A Tribute to Efosa

On this day sixteen years ago, my younger brother passed away. It was a devastating blow that I never really recovered from.

At that time in my commitment as a young convert, I felt a remarkable closeness to God that made me keep asking, ‘Why didn’t you warn me God?’

Don’t get me wrong I still feel that remarkable closeness but today, I believe I know a little more than I did back then.

I remember that my brother had just become a Christian and one of our last conversations bothered around taking the gospel ‘beyond Coca-Cola’. It was a grandiose plan–more like a daydream–to circumnavigate the world by every available means in order to reach the people with the gospel of Jesus Christ. It was all I thought about at this time, particularly after his tragic passing.

My ephemeral mind at the time, impaled on the idea that I would never see Efosa again in this life, began to solidify itself on the message of the Bible over the weeks that followed . Bible verses like ‘Precious in his sight is the death of His saint’ and ‘ To be absent from the body is to be present with the Lord’ became my mantra sometimes speaking them out loud to the hearing of people around me.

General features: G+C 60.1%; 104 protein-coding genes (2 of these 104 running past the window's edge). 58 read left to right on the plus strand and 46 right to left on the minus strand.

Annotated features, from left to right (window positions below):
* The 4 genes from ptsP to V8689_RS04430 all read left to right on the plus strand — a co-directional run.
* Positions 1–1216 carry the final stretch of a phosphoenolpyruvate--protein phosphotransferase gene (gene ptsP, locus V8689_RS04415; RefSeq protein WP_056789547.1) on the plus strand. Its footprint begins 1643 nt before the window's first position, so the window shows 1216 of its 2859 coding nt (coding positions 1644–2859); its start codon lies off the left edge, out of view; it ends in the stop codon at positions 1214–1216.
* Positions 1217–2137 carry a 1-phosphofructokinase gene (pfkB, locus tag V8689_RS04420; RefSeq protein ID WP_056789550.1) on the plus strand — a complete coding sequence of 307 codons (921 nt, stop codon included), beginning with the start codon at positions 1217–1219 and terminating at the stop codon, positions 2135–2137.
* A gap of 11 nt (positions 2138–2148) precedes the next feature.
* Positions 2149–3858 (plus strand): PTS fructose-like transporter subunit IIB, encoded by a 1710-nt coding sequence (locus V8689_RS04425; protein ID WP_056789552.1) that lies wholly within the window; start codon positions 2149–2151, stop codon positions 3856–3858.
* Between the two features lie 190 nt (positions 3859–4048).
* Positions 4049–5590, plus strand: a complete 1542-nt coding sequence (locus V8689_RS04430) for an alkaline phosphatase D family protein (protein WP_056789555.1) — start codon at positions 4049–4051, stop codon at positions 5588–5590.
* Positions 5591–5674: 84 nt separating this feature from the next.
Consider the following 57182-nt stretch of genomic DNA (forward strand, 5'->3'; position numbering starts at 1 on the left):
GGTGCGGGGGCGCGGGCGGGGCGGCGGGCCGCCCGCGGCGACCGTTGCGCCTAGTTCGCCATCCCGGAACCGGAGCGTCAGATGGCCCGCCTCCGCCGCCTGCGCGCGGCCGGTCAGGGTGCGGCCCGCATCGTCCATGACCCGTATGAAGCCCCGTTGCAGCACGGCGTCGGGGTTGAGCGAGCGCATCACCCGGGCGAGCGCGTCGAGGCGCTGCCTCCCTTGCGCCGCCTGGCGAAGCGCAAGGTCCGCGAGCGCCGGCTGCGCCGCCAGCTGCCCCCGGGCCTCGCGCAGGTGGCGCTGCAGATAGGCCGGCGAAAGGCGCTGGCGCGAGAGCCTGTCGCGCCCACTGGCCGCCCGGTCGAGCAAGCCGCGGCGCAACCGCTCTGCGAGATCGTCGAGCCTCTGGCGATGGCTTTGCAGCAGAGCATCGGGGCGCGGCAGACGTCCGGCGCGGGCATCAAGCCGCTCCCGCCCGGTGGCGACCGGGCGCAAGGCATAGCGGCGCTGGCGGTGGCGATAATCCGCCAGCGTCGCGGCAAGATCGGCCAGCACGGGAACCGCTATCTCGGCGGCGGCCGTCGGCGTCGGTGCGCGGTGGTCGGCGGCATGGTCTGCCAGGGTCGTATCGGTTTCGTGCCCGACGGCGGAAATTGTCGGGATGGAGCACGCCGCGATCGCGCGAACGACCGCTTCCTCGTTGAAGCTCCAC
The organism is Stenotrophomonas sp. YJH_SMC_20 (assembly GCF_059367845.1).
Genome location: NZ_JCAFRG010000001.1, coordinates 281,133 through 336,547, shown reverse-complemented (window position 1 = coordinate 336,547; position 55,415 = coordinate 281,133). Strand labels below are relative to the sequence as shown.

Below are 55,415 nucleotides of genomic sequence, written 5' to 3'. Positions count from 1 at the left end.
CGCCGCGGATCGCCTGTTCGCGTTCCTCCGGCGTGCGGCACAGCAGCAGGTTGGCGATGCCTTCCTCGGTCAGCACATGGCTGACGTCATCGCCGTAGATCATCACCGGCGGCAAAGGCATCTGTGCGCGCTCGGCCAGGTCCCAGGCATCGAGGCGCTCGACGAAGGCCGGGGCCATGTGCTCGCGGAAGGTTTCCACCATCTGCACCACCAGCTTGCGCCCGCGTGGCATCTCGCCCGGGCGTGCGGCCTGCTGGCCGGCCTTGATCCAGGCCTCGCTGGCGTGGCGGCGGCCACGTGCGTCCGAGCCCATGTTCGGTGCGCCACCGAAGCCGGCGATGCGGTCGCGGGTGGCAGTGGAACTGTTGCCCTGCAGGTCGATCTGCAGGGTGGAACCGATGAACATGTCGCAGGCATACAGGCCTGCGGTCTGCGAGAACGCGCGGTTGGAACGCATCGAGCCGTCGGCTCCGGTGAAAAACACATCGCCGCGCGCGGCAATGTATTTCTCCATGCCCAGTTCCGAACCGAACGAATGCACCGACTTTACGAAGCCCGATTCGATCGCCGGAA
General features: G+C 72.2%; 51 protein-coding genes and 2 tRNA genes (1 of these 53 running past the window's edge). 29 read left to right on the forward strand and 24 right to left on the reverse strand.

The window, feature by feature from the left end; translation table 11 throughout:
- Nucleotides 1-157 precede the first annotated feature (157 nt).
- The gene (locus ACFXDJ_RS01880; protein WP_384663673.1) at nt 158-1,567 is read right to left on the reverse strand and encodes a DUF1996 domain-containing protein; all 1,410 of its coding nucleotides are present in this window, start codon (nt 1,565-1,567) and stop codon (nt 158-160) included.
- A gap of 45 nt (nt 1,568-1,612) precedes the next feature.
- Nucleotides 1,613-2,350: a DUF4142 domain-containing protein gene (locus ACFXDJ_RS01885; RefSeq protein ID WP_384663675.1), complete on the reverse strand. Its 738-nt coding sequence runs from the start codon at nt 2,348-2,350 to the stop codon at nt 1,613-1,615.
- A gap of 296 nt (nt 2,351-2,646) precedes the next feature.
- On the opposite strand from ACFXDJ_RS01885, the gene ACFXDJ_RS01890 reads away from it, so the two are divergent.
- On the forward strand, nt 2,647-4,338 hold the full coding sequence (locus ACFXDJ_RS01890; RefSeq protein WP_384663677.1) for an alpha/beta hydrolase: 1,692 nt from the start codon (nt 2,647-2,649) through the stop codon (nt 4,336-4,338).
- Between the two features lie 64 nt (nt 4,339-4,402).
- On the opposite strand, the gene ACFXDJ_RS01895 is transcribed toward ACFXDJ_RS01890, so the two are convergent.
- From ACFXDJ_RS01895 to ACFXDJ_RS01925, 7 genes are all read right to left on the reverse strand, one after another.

In that part of my life, there was much weeping and praying. So much that physical death lost its shadowy grandeur that it has over most men. I learned that I could tame death with my words. And you should learn this too in Proverbs 18:21.

Losing a best friend was as traumatic as trauma can be but in that dark hour, the contrary winds drove deep the things I now earnestly believe.

Beyond Coca-Cola

The zeal of new believers may have made us aspire to spread the gospel around the world. But zeal is always plagued by myopia as the zealous are not always temperate enough to have the full view.

The gospel–as I am still learning–is about Jesus and not, world evangelism. The archetypal God-man doesn’t leave himself without witness as to whom his believers are.

We are Christians, not because any observances we might keep but because of who we are associated to. They first called us, ‘Christians’ at Antioch because people took knowledge that these people had been with Jesus. It had nothing to do with their profession–even though that had its importance–but everything to do with their behavior.

As I commemorate the life of a fellow disciple, knowing that the remembrance of the righteous is a blessing, I am again comforted that Efosa is in a better place until we meet again.

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